Saturday AM, we were all a little stiff and sore.  Since this was Jerry Karr's first "real" ride in a long time, he didn't want to push his luck so he decided to go home Saturday AM.  Jerry Stober got a call regarding a potential job opportunity on Sunday and he also didn't want to push his luck, so he also left Saturday AM.  Chas, being somewhat bullheaded, was still bound and determined to find the trailhead for Trail 6.  Against the admonitions of Jerry and Jerry, he promised to stay off the single-track and ride only on dirt roads.  So Chas set off by himself and put on about 30 miles or so, checking out various trailheads, again staying on the dirt roads.  Exactly 1.6 miles past Deer Valley campground, Chas came across a well-marked sign indicating the beginning of Trail 6!!  The trio the day before had crossed over this narrow road without realizing that it led to Trail 6, as the sign was not visible from the single-track trail that they were on but was only visible from the road.  In any event, Chas took the narrow jeep road for about two miles to the actual trailhead, where he stopped and had lunch.  As he was finishing lunch, three riders approached from the same direction on their way to Stonyford.  They asked Chas if he would like to join them.  Their plan was to check out some of the trails that were not burned out on the SW side of Stonyford and make a big loop, including Trail 37, on the way back.  Since this was Chas' plan in the first place, he said that he would love to join them.  Talk about a super ride.  We got over to Trail 4 and, as it was climbing up towards Goat Mountain, we started running into snow at about 5,000 feet.   The snow eventually became impassible, therefore the group turned around to complete the large loop.  By the time Chas got back to Middle Creek, he had ridden 80+ miles for the day.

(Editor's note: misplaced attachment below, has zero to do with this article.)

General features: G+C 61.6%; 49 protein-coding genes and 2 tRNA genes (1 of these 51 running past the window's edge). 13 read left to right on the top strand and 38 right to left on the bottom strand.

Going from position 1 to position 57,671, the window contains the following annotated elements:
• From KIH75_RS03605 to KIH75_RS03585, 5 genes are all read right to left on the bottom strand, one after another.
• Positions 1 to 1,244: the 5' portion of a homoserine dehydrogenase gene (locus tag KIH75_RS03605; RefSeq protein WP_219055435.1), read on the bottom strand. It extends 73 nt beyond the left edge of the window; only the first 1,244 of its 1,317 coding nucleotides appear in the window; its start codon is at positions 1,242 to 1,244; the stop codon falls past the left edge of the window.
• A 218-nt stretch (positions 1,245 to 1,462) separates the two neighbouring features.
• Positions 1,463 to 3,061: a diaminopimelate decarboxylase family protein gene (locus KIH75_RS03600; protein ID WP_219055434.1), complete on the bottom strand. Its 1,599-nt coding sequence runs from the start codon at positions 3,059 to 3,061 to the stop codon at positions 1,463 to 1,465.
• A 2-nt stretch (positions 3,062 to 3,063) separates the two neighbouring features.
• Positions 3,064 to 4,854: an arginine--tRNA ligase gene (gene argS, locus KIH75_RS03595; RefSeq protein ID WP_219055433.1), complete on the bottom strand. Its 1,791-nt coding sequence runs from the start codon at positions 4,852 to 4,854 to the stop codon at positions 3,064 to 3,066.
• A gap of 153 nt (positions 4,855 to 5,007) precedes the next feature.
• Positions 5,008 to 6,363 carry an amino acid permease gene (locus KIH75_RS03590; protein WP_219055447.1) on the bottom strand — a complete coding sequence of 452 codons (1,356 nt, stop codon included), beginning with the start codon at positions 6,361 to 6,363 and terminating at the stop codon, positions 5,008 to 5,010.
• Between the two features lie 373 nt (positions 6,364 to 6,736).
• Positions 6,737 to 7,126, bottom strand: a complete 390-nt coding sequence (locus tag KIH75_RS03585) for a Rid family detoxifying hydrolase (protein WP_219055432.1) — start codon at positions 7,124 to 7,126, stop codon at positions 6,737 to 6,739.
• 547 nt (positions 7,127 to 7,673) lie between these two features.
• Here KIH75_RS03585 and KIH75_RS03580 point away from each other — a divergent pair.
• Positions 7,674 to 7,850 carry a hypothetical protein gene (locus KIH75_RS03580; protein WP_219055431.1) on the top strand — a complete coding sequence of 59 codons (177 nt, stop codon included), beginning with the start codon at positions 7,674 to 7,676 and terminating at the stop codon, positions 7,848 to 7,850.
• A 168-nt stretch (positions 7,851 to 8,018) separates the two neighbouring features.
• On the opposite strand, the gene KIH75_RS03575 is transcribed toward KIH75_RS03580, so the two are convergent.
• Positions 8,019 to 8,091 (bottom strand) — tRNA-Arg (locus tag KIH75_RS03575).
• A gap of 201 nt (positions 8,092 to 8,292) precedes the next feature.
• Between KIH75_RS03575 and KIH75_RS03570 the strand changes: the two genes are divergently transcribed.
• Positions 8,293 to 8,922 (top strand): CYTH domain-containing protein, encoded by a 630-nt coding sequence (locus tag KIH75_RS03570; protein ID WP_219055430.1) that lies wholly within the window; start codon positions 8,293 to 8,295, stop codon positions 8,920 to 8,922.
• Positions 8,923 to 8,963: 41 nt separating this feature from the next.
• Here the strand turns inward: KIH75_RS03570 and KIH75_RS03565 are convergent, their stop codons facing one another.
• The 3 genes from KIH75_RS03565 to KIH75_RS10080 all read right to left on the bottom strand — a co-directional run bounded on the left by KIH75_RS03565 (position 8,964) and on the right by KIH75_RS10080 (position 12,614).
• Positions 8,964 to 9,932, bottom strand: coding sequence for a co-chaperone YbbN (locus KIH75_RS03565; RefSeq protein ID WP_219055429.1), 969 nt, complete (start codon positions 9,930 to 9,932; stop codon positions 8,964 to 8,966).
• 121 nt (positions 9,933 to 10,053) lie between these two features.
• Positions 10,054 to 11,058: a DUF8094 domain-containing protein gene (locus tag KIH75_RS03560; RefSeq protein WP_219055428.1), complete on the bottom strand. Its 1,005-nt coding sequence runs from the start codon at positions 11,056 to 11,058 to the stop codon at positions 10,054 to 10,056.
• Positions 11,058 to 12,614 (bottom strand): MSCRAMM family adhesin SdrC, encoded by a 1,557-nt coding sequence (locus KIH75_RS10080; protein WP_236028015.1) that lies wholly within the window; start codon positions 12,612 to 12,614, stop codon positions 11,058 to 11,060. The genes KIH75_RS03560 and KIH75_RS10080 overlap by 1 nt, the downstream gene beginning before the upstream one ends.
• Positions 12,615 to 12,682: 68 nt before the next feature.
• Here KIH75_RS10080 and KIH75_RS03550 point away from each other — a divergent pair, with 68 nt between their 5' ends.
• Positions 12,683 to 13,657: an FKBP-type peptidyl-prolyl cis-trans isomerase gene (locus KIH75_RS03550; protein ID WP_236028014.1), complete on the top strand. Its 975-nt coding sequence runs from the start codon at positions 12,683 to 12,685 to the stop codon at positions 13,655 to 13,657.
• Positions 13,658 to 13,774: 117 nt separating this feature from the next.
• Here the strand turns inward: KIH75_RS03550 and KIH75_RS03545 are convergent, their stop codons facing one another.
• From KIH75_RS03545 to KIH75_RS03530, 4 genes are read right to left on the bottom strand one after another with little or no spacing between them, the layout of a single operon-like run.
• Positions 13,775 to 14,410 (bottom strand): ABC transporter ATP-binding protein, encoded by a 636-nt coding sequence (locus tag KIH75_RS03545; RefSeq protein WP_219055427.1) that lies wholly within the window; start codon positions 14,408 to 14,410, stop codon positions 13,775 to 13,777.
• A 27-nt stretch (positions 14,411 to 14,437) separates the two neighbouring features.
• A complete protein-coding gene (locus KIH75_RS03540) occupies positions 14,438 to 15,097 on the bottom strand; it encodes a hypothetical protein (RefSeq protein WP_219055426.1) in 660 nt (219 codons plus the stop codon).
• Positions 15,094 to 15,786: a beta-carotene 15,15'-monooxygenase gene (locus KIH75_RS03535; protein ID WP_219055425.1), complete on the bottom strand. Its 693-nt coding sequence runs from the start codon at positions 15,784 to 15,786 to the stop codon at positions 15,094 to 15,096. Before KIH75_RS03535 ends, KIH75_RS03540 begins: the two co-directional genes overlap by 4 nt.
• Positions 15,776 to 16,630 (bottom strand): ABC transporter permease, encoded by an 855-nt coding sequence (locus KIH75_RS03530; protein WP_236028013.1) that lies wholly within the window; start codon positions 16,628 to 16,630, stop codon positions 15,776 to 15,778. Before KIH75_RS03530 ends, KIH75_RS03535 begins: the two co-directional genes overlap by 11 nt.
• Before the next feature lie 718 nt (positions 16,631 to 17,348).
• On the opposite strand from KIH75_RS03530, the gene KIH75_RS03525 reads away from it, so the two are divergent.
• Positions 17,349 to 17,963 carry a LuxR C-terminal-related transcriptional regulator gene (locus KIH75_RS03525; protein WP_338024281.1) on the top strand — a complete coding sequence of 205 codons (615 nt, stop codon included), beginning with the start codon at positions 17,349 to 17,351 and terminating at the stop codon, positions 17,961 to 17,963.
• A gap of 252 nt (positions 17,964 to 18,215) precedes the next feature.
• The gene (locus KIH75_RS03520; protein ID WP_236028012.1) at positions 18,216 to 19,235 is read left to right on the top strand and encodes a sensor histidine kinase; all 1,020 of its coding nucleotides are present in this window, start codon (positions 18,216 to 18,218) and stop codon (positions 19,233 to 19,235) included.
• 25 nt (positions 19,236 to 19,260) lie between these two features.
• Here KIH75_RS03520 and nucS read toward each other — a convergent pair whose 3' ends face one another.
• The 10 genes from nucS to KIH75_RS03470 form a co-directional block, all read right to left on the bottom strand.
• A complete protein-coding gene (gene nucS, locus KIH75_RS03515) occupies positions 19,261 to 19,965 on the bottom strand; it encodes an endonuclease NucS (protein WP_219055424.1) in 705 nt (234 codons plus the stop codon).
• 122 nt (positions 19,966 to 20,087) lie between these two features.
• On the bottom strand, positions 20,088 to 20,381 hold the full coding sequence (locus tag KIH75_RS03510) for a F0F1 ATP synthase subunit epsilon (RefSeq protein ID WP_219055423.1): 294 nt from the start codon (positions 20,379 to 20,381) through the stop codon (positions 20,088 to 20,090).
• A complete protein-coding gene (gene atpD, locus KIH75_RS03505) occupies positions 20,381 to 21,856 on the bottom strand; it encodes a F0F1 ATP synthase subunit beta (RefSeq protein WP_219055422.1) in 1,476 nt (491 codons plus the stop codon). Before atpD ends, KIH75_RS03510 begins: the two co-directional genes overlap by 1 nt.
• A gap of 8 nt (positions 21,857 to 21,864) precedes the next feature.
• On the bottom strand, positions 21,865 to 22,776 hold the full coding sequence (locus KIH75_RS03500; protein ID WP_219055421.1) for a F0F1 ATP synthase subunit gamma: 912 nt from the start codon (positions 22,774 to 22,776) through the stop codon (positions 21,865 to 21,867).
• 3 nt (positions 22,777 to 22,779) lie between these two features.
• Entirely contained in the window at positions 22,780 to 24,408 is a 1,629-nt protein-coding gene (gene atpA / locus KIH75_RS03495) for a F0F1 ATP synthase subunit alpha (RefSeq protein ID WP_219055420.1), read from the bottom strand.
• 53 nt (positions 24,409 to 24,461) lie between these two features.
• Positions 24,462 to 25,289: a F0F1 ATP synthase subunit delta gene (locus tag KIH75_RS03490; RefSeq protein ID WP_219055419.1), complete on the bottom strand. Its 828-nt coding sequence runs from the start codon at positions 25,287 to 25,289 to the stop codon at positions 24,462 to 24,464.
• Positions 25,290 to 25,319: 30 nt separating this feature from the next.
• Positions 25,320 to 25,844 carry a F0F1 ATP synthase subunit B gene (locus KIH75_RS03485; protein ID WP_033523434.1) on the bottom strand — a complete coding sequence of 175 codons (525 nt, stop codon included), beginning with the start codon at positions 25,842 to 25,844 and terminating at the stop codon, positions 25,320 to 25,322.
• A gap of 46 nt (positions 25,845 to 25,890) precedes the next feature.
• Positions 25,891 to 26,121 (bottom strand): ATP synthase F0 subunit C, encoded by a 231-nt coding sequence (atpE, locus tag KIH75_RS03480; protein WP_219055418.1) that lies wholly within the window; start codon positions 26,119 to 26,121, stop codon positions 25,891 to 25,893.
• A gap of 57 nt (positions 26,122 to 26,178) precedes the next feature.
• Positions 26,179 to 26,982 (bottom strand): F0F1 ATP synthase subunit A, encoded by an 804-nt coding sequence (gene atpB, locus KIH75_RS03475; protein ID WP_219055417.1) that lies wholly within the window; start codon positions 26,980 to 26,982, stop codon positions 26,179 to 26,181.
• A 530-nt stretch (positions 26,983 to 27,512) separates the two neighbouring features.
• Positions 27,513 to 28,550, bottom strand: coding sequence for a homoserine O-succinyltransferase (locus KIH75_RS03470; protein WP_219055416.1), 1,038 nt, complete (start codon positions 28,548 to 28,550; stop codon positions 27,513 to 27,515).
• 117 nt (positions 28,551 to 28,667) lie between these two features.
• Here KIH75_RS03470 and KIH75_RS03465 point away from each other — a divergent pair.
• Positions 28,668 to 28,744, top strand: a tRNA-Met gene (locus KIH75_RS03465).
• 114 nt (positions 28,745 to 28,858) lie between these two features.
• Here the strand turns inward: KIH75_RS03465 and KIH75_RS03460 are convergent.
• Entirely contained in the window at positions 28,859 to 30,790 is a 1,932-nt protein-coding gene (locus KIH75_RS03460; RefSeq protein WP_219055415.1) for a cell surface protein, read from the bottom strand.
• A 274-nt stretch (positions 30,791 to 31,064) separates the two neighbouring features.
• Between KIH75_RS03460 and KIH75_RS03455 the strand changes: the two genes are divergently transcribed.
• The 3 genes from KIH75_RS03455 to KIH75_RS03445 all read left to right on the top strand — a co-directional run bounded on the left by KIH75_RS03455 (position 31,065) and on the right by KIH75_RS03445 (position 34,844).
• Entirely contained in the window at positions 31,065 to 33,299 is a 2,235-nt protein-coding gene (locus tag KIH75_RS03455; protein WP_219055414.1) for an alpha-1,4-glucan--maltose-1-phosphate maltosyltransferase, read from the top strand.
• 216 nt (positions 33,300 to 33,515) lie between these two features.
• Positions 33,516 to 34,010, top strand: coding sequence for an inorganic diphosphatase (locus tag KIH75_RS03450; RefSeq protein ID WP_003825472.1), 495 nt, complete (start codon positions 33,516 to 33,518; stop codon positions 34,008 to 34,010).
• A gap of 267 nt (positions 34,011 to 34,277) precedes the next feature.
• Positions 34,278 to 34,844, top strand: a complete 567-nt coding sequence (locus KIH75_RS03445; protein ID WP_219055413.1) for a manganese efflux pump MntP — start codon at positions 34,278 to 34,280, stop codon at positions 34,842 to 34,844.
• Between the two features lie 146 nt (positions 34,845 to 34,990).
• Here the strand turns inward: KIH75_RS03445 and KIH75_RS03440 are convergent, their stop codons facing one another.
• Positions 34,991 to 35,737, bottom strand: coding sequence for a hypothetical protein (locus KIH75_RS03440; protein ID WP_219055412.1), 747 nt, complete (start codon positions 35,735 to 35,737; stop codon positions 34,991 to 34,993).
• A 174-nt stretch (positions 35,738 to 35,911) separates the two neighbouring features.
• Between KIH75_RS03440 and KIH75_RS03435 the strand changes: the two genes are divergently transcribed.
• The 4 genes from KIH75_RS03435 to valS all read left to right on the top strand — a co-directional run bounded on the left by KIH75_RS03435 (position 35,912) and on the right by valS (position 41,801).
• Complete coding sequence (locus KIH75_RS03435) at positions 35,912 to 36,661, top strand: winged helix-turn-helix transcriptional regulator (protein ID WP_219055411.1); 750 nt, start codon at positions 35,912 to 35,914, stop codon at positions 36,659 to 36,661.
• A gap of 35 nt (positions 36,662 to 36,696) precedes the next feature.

Middle Creek is a must go-to place for TBSA.  It offers over 135 miles of superb single-track trails, and some trails are also accessible to ATV's, as well as the numerous dirt roads.  Plus it is within easy driving distance from Sacramento.  From Loomis via Hwy 16 out of Woodland through Capay Valley, it is just over 140 miles.   The normal route through Williams is quite a bit farther.

Middle Creek Outing Photos:   by Chas Moser